HUGH SELBY has the editor twitching with this whimsical column of letters not to the editor…
The start to 2024 is the ideal time to clean up the landscape, get rid of the old, and plant new life that will bloom during the year. I do not mean your excellent gardening columnist with whose sage, weekly advice I am able to manage my small garden. Nor the youngster who tells me what to binge watch on the streaming services. I am referring, diplomatically, to your antediluvian writers, some of whom show signs in their expression and reasoning of being closely aligned to fossilised wood.
AD has a point: it is time to cull, but please be judicious. That wine writer, like the best of his raw material, gets better with age. The good doctor who writes of kindness reminds me of nicer times. And how could you ever say “your time has come” to the man (or his Budget co-writer) who gave us the wonderful arboretum and metal sheep in Garema? I think of Jon, the good shepherd, whenever I walk past them to my latest gamble with gastronomic delights, acting on your food reviewer’s comments. Her commentary palate is just fine: clear taste expression with subtly flavoured garnish.
Typical, not a word about the labours, year after year of the critics who cover music, dance, art and sculpture, photography, local writers and more. One of them – no young un but clearly able to spot rising talent – has near 600 posts. But that’s a drop in the ocean compared to the Muse’s more than 7000. I wonder how she makes the time. There are some others, too – with great insights – who drop in and out, all of them giving us the good news that this place is no cultural wasteland.
How come there’s hardly a word printed in your little weekly, or online for that matter, about our past, present and rising sporting stars? Sport is colourful. It is movement. It is excitement. It is therapy. Is it too lowbrow for the likes of you and your geriatric team? I don’t mind if you put your foot into the water with a piece about aqua aerobics; however, I’d be a lot happier if you put the word out that you are looking for this young generation’s replacements for Roy and HG to comment generally, and a true wordsmith to write about the greatest game of all. Oldies need to be reminded of stunning performances as they rise unsteadily from a chair. Kids need to be kept enthused. Those big lights over Manuka are there for a purpose so come on, come on!
Ah the folly of youth. Let me be positive. The size of your weekly magazine is ideal for our guests. It can be put on the communal table, or on the wheeled trolley above the bed for those with mobility limitations. The articles are not too long and the photos and illustrations delight not just our guests but the visitors who will sit and read aloud. The authors’ gullied faces and pursed lips remind our guests that life’s journey is a rich, but shared experience for us all.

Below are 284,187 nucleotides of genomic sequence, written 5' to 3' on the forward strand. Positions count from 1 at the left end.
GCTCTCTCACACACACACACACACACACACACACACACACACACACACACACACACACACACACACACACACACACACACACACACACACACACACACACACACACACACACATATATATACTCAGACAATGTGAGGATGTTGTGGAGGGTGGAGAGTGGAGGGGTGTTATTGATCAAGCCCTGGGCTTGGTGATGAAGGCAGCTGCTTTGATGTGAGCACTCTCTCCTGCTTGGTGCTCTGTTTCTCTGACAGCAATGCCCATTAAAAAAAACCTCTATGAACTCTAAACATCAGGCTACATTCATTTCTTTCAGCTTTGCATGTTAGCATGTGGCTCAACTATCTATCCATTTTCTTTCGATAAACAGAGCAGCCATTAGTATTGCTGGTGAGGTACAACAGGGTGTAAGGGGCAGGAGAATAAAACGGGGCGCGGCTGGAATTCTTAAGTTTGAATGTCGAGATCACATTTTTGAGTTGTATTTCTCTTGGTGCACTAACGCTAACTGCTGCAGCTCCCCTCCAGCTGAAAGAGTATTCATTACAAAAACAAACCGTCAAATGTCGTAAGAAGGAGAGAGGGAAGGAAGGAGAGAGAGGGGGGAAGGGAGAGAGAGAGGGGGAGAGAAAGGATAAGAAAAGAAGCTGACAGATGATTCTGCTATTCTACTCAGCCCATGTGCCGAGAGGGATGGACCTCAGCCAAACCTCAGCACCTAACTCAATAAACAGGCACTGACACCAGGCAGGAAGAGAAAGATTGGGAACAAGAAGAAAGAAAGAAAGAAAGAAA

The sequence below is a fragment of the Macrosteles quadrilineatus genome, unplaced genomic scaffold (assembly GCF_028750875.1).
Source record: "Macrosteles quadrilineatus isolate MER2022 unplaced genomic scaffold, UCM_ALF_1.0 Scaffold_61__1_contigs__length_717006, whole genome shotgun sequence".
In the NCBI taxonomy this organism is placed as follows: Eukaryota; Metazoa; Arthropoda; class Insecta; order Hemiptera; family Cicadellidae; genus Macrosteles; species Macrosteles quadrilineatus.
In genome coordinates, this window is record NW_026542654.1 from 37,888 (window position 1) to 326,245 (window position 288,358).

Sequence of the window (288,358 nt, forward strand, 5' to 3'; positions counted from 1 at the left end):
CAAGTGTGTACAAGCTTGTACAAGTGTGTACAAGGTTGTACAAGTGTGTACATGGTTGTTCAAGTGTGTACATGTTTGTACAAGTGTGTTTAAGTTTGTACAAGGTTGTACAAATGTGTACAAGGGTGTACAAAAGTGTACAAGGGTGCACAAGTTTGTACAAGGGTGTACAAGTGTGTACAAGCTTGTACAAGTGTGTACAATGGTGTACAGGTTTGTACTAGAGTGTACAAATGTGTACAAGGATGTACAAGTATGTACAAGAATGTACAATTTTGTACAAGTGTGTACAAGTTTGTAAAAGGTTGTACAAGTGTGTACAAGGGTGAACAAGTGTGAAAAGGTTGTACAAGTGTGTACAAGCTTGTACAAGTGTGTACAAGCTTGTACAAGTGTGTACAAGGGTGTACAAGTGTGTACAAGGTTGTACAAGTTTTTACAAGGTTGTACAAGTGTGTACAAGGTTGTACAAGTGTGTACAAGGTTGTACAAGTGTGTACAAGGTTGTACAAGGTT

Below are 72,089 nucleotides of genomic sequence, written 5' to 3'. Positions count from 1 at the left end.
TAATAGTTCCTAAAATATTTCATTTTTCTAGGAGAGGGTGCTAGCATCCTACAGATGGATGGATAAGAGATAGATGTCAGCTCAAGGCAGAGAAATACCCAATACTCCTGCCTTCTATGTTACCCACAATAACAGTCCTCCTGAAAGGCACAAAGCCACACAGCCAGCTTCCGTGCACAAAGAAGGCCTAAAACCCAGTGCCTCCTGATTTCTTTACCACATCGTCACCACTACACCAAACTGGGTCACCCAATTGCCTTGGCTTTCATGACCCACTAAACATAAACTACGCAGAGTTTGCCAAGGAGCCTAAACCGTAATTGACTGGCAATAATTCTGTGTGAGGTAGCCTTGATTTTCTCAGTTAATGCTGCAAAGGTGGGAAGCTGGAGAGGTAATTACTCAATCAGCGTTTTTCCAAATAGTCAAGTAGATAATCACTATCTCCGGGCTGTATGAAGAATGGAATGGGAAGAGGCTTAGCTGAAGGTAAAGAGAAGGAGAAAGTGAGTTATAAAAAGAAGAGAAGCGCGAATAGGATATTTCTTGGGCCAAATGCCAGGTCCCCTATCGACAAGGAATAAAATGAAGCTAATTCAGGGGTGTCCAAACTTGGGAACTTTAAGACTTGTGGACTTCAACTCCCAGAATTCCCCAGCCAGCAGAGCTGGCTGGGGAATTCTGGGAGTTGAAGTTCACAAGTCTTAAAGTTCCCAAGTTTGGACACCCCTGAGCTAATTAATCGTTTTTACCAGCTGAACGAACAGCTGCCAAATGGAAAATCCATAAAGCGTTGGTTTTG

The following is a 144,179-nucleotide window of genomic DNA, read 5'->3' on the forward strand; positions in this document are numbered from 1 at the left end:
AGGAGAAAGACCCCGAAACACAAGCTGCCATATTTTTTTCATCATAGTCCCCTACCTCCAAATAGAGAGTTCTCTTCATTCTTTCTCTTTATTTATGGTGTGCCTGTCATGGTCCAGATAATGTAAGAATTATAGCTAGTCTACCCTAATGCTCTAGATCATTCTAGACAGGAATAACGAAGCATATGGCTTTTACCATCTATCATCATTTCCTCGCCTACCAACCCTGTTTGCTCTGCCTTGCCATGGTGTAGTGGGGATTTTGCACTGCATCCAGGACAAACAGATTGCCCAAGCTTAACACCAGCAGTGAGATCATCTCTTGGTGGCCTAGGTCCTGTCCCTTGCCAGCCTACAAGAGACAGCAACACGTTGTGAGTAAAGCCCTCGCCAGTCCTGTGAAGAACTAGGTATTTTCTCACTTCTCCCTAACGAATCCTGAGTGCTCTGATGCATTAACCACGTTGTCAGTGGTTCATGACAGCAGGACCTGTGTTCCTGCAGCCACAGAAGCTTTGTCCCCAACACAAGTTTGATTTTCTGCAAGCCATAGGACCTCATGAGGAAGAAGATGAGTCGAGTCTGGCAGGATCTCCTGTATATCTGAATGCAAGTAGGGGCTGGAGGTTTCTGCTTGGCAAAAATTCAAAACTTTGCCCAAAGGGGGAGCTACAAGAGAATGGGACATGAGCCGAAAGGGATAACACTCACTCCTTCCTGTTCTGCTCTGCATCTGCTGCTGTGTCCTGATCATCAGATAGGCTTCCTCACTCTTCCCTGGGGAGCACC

In reply to “‘matron”: she may have overlooked not just the cartoons which bring a happy smile, but also the picture stories drawn and voice blocked by someone wholly fed up, but retaining a wit that goes for, and reaches, the jugular. Can’t say I blame the creator. This year we are required, no opting out, to vote at our local election. The choice is like being at a restaurant that has two menu items only: leftovers with garnishes of inane hope, or leftovers with past times memories. Japanese animator Hayao Miyazaki of Studio Ghibli has some wonderful footage of trams passing through wide expanses of misty, watery nothingness in Spirited Away. Alas, the lessons from his animations were, are, missed by those dedicated to a “cross generation” debt burden upon us and our children. All aboard the insolvency red trams!
[name and address supplied]
Please, please put a stop to this. Someone will pick on the horoscope writer soon. There’s only three or four of us oldies unaccounted for. You’re on the cusp, but not yet. One colleague can still give us political balance. His is the otherwise unheard voice of the silent – whether that be a majority or not we won’t know until they count the votes. Another entertains with whimsy from near and far: he is our most peripatetic contributor. The third – your first correspondent could never have had him in mind for the boot because he writes far too well – could grace any club, any bar, or any shearing shed in the country. Which leaves me, at just over 100 pieces. If we are to apply the last on, first off rule then my fate is sealed. But let’s carry on for a while, just to see who behaves so badly in our legal system that a comment is required.
This topic of correspondence is now closed – Ed
*Not really, the photo’s of the newsroom at the Seattle Daily Times in 1900.
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